Well, there aren't any really, are there?
You read it here on Monday - Denilson is simply not good enough. His tracking back was at best lethargic, he has one shot and his passing was laboured and slowed the team down unnecessarily.
His positioning and defensive shortcomings are such that Cesc Fabregas is a little more reticent than he should be - and I simply do not see how he can fit in. Give him a run in the Carling Cup and let him develop a hell of a lot before allowing him back to the front line.
Worryingly, Arsène Wenger said he thought Denilson had an outstanding game. Far be it from me to question Le Boss's understanding of footballers, but for me, the Brazilian was the weakest link and should say goodbye to the first team for a while.
If you can't pass or create, at least defend as if your life depends on it. His tracking back and covering was limp-wristed to say the least.
I am not saying that he has no chance of making it at Arsenal, but his game needs significant development.
Those who think he played well compared to Cesc forget two things - Cesc is a much better player whose contribution looks reduced when he does not live up to the standards he has set himself. And Denilson's lack of positional sense is something that I am sure inhibits Cesc's confidence in making the forward runs that can be so damaging.
It's no secret that when he and Denilson play together, Cesc drops deeper, wasting his talent trying to do a defensive covering job he is not accustomed to in order to compensate for his lacklustre colleague.
Wenger's sides have been built on a decent midfield, one of guile and power. We have the guile in Cesc, even though he has not hit his usual standards so far - but where is the Patrick Vieira? Where is the Gilberto Silva? Where is the Mathieu Flamini?
Alex Song came on too late to get into the game and perhaps he is the answer, but I can't help thinking a new enforcer is required in January as an absolute priority. It was actually Kolo Toure who Wenger said did not have a 90 minute midfield engine, not Song, and maybe he is the answer.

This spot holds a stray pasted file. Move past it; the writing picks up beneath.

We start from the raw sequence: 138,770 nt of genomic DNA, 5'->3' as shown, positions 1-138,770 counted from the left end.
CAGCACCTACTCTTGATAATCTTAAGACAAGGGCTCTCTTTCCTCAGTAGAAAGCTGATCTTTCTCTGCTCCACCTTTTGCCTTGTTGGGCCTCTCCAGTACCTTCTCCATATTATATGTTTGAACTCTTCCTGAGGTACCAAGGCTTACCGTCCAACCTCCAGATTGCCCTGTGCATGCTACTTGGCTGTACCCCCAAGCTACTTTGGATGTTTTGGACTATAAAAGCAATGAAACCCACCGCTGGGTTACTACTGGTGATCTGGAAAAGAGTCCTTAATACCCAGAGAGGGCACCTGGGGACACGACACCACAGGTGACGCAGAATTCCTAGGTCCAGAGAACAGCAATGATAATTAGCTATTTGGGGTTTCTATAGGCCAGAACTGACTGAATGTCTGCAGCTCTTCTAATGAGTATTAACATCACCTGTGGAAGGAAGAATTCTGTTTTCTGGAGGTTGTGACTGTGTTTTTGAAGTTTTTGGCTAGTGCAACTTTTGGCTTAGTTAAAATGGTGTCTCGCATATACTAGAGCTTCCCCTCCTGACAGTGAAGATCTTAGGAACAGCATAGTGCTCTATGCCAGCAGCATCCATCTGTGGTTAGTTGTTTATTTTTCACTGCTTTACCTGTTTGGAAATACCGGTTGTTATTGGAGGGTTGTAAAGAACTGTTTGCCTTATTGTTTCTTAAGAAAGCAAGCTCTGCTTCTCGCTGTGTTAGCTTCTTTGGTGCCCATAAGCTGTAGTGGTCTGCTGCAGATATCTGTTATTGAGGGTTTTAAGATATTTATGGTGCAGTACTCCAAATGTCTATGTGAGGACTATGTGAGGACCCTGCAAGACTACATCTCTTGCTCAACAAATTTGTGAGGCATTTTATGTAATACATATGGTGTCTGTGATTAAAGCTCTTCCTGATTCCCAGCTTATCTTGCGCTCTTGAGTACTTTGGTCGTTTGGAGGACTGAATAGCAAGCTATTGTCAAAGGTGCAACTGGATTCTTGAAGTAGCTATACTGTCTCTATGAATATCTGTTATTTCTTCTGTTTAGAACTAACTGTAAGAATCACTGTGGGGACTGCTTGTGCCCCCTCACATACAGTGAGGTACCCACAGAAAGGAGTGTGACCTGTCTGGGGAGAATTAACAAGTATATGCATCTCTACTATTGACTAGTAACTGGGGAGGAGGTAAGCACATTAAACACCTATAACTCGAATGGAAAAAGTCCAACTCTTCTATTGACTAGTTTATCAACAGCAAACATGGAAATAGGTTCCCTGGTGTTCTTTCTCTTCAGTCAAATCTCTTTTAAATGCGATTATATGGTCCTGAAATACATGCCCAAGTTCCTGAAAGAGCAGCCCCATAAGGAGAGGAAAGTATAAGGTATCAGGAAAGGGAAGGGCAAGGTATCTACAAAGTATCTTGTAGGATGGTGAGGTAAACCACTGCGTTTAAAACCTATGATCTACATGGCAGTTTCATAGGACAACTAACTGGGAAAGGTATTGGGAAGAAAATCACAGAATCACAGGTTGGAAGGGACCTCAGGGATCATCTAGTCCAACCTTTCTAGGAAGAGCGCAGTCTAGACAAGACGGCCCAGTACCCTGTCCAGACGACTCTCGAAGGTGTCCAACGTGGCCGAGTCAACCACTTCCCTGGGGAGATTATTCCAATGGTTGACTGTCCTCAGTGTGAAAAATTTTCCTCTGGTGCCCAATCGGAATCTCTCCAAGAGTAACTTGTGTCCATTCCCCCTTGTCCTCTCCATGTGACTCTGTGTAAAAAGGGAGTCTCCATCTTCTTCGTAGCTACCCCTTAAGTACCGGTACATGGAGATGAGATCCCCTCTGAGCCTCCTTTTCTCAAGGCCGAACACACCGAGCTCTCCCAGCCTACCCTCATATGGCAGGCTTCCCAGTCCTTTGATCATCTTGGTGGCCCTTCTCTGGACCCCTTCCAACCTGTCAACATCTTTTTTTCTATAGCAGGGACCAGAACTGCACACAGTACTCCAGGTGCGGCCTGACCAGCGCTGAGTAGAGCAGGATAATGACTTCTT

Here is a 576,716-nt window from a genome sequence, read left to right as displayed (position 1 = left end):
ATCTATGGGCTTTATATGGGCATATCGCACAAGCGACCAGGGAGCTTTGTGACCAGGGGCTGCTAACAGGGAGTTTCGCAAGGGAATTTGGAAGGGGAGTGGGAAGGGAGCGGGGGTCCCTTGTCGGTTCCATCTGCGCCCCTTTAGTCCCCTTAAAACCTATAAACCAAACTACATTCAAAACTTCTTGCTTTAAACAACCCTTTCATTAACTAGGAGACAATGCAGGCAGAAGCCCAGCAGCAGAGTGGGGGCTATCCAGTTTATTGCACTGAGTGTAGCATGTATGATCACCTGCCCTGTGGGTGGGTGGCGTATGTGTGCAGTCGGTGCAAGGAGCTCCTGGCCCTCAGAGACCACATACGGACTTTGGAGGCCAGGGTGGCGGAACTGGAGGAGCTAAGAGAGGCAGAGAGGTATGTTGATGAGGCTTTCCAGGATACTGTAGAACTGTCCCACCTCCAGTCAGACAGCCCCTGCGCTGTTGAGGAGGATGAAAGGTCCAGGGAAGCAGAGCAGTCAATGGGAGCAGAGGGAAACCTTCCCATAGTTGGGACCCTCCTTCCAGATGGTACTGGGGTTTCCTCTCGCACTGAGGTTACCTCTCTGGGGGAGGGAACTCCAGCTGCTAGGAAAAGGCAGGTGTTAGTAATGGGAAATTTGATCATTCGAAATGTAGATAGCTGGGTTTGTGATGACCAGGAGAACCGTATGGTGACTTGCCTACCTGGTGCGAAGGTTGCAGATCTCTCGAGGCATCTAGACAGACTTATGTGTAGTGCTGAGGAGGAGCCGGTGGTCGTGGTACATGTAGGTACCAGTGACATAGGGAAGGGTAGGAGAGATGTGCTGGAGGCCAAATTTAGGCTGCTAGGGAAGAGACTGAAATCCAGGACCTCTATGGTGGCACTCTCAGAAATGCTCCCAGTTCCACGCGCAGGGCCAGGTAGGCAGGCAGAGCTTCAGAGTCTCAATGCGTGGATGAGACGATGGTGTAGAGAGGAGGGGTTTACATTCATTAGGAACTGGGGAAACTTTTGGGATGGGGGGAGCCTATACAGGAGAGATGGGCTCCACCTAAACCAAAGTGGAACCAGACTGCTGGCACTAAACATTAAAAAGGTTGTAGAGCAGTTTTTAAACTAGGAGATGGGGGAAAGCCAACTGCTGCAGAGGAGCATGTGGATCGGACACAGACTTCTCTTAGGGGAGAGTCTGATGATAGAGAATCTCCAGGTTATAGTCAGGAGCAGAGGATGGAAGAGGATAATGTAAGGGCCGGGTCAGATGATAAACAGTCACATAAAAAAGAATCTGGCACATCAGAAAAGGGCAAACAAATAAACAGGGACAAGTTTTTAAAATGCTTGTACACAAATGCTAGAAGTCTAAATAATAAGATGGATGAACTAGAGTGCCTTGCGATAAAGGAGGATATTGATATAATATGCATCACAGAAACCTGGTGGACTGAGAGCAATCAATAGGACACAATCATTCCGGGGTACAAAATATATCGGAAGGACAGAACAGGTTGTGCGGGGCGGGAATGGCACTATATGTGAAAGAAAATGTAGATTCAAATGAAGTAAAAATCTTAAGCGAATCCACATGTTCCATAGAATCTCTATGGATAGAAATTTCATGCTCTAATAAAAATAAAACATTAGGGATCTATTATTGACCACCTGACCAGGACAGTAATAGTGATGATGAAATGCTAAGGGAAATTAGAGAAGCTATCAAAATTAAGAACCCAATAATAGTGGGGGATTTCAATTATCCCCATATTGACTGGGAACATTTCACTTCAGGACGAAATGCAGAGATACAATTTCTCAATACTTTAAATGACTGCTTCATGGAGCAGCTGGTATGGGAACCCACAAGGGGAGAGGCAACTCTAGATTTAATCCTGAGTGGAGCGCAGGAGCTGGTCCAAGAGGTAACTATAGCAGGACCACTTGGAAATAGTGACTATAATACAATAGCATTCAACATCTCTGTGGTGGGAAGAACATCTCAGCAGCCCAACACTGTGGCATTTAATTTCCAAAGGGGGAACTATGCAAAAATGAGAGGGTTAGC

Of all the people you wouldn't want to score, D*vid B*ntl*y would be up there in the top one. It's fair to say that he and Rat Boy L*nn*n took huge advantage of our defensive shortcomings: it was all too easy.
With the score at 4-2 and contemplating today's post, I was going to write about how fortunate we were to beat such a poor T*tt*nh*m side despite looking woefully short defending the ball ourselves.
The events of the last five minutes simply give further credence to the problems at Arsenal.
Manuel Almunia gave a fabulous impression of the Fawlty Towers waiter throughout the game, his confidence destroyed perhaps not by B*ntl*y's goal but certainly by the second.
A world class goalkeeper would have reacted better to Tom Fattlestone's shot and certainly smothered the ball before Darren Bent reduced the arrears.
But, though he had little to do apart from the late two goals, Almunia looked a shadow of the goalkeeper who has impressed in spells this season. I'm not sure what last night's antics will have done to him.
Even at 4-3, with most people in the ground sensing the drama wasn't over, why didn't Cesc take a short corner and waste some time, rather than hoof another one of his hopeless kicks into the box which, as usual, reaped no discernible dividend apart from giving the ball back to the opposition?
Where was the organisation? Where were the warriors rolling their sleeves up and killing a game that T*tt*nh*m should never have been in a position to take a point from.
Wenger said that his players would learn from the experience and that they would become more mature, then discounted the need for more experienced performers.
I wonder what the likes of Cesc will think after this and whether another season without a trophy will make him wonder about pastures new.